The Hijab Protests in Iran

The+Hijab+Protests+in+Iran

L.Nair, Staff Writer

Mahsa Amini was a 22-year-old Iranian woman, she was at Tehran’s train station with her brother when suddenly, she was caught by the morality police because her hijab wasn’t worn properly resulting in showing parts of her hair The Guardian. The police took her away and detained her in a “re-education center”, however in reality, the police had beaten her so much; that she died three days later.

After that shocking news, The Iranian people were enraged as they protested down the street, women burning their hijabs, and cutting their hair. “In many cities, including Tehran, the capital, security forces responded by¬†opening fire on the crowds. On Boulevard Ferdous and at the Shahrak Ekbatan apartment complex in Tehran, officers fired at windows; in the city of Rasht, they threw tear gas into apartments, according to witnesses and videos on social media.” The New York Times.¬† People also took the opportunity to take videos of the protests and post them on social media, therefore the government has cut off internet access in order to limit the spread of this incident.

This is not the first time this has happened. Iranians have been rebelling against their government since the 80s. the revolution that brought down the Shah’s regime and invited an authoritarian Islamic republic. “The Iranian Revolution of 1977-79 was the first in a series of mass popular civil insurrections which would result in the overthrow of authoritarian regimes in dozens of countries over the next three decades. Unlike most of the other uprisings that would topple dictators in Latin America, Eastern Europe, and parts of Asia and Africa, the result of the Iranian struggle was not the establishment of liberal democracy but of a new form of authoritarianism.” International Center on Nonviolent Conflict.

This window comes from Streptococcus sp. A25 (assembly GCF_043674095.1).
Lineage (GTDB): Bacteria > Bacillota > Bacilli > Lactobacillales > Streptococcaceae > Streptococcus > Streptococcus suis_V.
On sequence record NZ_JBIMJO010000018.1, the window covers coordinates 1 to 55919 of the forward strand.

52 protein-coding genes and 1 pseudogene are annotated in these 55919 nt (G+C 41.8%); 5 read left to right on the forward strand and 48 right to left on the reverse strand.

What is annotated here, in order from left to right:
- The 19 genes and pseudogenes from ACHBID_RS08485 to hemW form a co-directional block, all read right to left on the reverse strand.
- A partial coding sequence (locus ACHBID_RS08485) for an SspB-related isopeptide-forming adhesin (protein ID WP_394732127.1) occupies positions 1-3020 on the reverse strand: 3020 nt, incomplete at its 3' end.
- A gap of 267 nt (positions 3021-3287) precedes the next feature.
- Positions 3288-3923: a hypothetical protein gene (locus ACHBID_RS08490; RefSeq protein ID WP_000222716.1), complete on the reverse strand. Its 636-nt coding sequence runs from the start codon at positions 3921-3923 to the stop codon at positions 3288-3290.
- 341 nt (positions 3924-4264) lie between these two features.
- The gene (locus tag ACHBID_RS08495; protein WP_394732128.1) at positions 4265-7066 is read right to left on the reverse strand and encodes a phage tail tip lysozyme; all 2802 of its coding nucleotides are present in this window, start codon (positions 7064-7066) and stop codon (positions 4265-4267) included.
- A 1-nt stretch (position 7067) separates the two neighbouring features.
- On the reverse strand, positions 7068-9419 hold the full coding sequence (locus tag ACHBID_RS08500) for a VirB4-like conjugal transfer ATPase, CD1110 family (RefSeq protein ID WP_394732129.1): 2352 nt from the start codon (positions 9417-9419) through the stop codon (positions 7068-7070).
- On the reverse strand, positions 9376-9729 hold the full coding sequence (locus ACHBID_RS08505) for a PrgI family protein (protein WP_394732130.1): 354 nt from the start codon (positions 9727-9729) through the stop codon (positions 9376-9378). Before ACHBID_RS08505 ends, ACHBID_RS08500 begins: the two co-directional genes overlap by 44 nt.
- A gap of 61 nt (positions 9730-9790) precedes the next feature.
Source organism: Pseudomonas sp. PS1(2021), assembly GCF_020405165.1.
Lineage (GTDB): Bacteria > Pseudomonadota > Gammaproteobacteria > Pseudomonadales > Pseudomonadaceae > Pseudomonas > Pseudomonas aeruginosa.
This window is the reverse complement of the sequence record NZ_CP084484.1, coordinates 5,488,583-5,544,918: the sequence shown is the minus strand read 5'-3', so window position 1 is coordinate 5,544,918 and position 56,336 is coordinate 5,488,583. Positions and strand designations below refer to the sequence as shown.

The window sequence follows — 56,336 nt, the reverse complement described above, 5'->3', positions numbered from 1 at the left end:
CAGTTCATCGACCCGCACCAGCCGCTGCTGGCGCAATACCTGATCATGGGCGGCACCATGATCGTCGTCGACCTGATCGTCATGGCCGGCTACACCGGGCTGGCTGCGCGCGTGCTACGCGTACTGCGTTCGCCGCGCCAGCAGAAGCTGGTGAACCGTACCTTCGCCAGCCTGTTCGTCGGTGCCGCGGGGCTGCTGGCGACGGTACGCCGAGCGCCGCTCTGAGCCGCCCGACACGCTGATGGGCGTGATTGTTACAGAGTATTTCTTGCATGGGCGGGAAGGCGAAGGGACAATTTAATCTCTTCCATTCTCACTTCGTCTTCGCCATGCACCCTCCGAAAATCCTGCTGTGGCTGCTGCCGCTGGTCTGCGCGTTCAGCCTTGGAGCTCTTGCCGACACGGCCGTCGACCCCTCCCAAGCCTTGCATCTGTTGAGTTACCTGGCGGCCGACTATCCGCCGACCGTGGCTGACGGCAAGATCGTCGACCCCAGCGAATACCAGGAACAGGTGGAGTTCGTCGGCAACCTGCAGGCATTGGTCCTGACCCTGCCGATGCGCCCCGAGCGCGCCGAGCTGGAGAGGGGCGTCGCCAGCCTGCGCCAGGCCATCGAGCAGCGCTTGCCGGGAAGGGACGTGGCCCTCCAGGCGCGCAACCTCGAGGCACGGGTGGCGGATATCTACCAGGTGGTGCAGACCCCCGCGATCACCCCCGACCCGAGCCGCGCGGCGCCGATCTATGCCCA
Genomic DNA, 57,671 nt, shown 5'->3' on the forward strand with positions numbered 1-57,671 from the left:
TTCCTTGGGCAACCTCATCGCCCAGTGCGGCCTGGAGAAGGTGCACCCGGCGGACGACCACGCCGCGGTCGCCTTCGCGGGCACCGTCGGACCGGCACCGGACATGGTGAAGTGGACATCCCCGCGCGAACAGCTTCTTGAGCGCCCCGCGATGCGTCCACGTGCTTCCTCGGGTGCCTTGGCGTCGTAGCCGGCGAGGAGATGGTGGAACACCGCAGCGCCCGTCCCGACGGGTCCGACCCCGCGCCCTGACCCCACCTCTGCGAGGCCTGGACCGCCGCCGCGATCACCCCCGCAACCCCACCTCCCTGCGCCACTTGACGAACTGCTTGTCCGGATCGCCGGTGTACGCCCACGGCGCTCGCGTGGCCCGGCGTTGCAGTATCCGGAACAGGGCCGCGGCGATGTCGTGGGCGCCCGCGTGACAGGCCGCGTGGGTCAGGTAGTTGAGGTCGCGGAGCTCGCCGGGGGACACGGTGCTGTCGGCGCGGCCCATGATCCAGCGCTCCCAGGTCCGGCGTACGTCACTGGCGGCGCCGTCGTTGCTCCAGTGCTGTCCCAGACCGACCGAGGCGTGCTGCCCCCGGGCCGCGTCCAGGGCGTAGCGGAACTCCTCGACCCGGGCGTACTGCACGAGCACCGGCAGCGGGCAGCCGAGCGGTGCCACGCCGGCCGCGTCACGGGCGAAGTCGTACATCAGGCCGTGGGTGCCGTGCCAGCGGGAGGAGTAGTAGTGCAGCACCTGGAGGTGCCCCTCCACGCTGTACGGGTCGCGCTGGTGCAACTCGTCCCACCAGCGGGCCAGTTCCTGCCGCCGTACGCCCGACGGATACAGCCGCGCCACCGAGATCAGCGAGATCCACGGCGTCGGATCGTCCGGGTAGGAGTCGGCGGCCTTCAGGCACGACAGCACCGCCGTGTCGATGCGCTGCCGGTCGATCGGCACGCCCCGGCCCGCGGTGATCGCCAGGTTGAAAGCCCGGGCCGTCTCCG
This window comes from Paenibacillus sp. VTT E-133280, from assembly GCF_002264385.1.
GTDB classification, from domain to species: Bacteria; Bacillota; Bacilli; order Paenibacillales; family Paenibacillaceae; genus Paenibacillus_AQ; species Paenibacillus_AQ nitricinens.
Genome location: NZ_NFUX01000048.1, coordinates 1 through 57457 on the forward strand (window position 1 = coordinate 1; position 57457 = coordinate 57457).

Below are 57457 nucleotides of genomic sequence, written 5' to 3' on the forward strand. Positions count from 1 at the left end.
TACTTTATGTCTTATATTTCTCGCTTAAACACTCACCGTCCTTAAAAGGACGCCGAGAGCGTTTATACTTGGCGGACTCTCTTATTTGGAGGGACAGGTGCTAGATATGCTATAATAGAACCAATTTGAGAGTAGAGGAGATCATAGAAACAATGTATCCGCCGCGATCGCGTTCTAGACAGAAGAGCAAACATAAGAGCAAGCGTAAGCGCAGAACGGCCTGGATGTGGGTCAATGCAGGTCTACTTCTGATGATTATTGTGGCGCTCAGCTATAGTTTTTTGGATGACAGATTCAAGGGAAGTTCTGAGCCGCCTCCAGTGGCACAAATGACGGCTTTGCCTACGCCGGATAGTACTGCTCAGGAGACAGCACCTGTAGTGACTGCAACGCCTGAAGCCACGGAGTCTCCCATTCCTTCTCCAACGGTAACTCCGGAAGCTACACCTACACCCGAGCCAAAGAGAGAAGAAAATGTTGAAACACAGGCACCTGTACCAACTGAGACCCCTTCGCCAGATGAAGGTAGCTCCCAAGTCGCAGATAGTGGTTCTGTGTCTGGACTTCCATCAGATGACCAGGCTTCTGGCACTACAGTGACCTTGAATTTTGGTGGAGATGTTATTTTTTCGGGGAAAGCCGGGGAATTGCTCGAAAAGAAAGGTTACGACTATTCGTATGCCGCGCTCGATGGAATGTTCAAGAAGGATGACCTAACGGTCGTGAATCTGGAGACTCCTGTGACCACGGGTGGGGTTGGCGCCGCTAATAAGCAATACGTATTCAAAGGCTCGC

To this day in the year 2022, It is unbelievable that this much violence has to occur just because people want basic human rights. Wearing a hijab should be a choice, not a law. Some might think this is just another case of the hijab being a symbol of oppression, but in reality, this is a fight for freedom of choice.

In our community, I have a friend who is Iranian, and she says “I, as an Iranian have to worry about getting arrested whenever I go visit my family during the summer. Since the internet has been cut off, my parents and I can’t even contact them on WhatsApp.”